Home      Discussion      Topics      Dictionary      Almanac
Signup       Login
Attributional bias

Attributional bias

Discussion
Ask a question about 'Attributional bias'
Start a new discussion about 'Attributional bias'
Answer questions from other users
Full Discussion Forum
 
Encyclopedia
In psychology
Psychology
Psychology is the study of the mind and behavior. Its immediate goal is to understand individuals and groups by both establishing general principles and researching specific cases. For many, the ultimate goal of psychology is to benefit society...

, an attributional bias is a cognitive bias
Cognitive bias
A cognitive bias is a pattern of deviation in judgment that occurs in particular situations. Implicit in the concept of a "pattern of deviation" is a standard of comparison; this may be the judgment of people outside those particular situations, or may be a set of independently verifiable...

 that affects the way we determine who or what was responsible for an event or action (attribution
Attribution (psychology)
Attribution is a concept in social psychology referring to how individuals explain causes of behavior and events. Attribution theory is an umbrella term for various theories that attempt to explain these processes. Fritz Heider first proposed a theory of attribution The Psychology of Interpersonal...

). It is a cognitive set that may interfere with social interaction.

Attributional biases typically take the form of actor/observer differences: people involved in an action (actors) view things differently from people not involved (observers). These discrepancies are often caused by asymmetries in availability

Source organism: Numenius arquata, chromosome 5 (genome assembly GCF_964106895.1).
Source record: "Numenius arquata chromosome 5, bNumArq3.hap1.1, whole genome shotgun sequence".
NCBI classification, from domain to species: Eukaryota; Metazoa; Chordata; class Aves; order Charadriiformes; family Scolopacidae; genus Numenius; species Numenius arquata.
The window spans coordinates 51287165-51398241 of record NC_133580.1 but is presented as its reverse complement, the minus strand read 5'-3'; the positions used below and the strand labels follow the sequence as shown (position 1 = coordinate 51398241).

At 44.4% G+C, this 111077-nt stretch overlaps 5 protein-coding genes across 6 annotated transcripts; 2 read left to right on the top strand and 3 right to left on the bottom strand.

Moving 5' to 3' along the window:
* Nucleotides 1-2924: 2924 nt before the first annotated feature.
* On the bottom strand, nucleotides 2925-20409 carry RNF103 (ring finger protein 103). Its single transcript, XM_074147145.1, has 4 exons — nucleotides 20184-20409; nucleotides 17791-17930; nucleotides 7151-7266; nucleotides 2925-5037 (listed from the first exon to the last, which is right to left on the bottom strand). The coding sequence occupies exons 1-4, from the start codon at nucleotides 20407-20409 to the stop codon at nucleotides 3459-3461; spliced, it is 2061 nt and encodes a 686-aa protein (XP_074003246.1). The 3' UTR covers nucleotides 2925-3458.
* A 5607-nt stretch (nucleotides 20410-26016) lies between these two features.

Availability heuristic
The availability heuristic is a phenomenon in which people predict the frequency of an event, or a proportion within a population, based on how easily an example can be brought to mind....

 (frequently called "salience
Salience
Salience or saliency may refer to:* Salience , the state or quality of an item that stands out relative to neighboring items* Salience , relative importance or prominence of a piece of a sign...

" in this context). For example, the behavior of an actor is easier to remember (and therefore more available for later consideration) than the setting in which he found himself; and a person's own inner turmoil is more available to himself than it is to someone else. As a result, our judgments of attribution are often distorted along those lines. It is also unclear as to how this bias begins to manifest in children.

In some experiments, for example, subjects were shown only one side of a conversation or were able to see the face of only one of the conversational participants. Whomever the subjects had a better view of were judged by them as being more important and more influential, and as having had a greater role in the conversation.

Perhaps the best known attributional bias is the fundamental attribution error
Fundamental attribution error
In social psychology, the fundamental attribution error describes the tendency to over-value dispositional or personality-based explanations for the observed behaviors of others while under-valuing situational explanations for those behaviors...

, which describes the tendency to over-value dispositional or personality-based explanations for the observed behaviors of others while under-valuing situational explanations for those behaviors.

It was found that attributional biases, particularly misinterpreting people's emotions as sad or mad were closely related to poor social skills.

External links